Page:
Amidst drought conditions, Seychelles turns off the overnight taps to conserve water

Areas of Seychelles on Tuesday saw restrictions imposed on the use of tap water, a response to drought conditions in the island nation, said an official of the Public Utilities Corporation (PUC).
The restrictions mean that residents in most areas on the main island of Mahe will not have running water from 10 pm to 4 am. PUC also urged consumers to use water wisely and avoid using treated water to wash vehicles or water their gardens.
The main water storage facility, Rochon Dam, which provides water to a large part of the country, is currently 66 percent full. The dam used to send water to the La Gogue dam which is not operational as work to increase its capacity by 600,000 cubic metres is expected to be completed mid next year.
While there are other rivers and catchments used to collect water for treatment, the utility company said those sources were also being depleted.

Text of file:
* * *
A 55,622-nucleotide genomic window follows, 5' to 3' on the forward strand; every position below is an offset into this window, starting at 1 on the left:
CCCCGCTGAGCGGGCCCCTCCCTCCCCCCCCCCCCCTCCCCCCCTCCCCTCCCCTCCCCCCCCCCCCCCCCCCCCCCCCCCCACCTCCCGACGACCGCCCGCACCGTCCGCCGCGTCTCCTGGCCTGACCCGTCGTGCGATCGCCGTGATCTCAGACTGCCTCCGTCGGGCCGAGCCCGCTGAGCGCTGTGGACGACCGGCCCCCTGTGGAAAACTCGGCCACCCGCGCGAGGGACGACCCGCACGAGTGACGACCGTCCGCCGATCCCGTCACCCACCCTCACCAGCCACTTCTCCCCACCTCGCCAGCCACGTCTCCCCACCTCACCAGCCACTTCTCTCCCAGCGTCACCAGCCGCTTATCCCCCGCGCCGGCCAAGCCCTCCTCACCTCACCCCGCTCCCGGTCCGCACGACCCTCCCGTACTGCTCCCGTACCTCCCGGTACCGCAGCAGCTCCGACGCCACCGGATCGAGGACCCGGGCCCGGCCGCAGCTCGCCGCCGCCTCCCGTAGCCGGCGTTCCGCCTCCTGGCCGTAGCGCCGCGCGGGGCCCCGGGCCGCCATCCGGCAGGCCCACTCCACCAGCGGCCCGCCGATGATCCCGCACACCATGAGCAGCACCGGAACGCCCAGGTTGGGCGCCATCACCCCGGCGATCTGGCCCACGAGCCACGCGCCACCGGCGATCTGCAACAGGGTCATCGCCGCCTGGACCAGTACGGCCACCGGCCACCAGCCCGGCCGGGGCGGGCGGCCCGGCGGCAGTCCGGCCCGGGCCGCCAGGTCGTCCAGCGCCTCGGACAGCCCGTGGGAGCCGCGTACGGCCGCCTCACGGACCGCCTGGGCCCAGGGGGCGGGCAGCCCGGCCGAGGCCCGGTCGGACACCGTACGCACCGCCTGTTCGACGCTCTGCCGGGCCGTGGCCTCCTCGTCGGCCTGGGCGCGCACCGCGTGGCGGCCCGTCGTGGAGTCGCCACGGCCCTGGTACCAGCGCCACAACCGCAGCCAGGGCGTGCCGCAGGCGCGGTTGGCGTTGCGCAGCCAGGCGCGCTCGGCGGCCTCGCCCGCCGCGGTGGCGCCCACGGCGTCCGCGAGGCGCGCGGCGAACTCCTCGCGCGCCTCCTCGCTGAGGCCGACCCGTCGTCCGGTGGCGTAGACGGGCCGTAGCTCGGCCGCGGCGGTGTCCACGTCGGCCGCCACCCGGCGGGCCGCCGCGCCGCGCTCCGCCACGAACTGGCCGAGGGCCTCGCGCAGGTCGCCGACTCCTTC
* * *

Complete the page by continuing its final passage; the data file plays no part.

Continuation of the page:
“The situation is now severe, and PUC is forced to impose water restrictions over Mahe. After consulting the (meteorological) office, we were informed that the drought may continue for around four months, and even when it does rain, it will be less than normal,” said the general manager for water at PUC, Ibrahima Diallo.
He said that restriction measures need to be put in place now for PUC to cope with the situation.
Diallo added that although the drought has been ongoing for the last four months, “PUC was able to manage so far due to projects we have undertaken that have greatly helped.”
Water scarcity in Seychelles, an archipelago in the western Indian Ocean, is more evident during the dry season from May to September when the southeast trade winds kick in.
To ensure that there is no water shortage during this period, PUC has undertaken several other projects to increase its water supply and storage, namely at Anse Major, Mare Aux Cochon in the north of Mahe the main island. There are also a projects at Caiman, Anse Boileau and one at L’Islette at Port Glaud, both in the west.
With the persisting drought, Diallo said that PUC has to switch to its desalination plants to meet the demand.
The desalination plants at Anse Boileau, in the northern district of Belombre and at the new manmade island of Perseverance in the northeast currently produce 58 percent of the water in use.

Source: Seychelles News Agency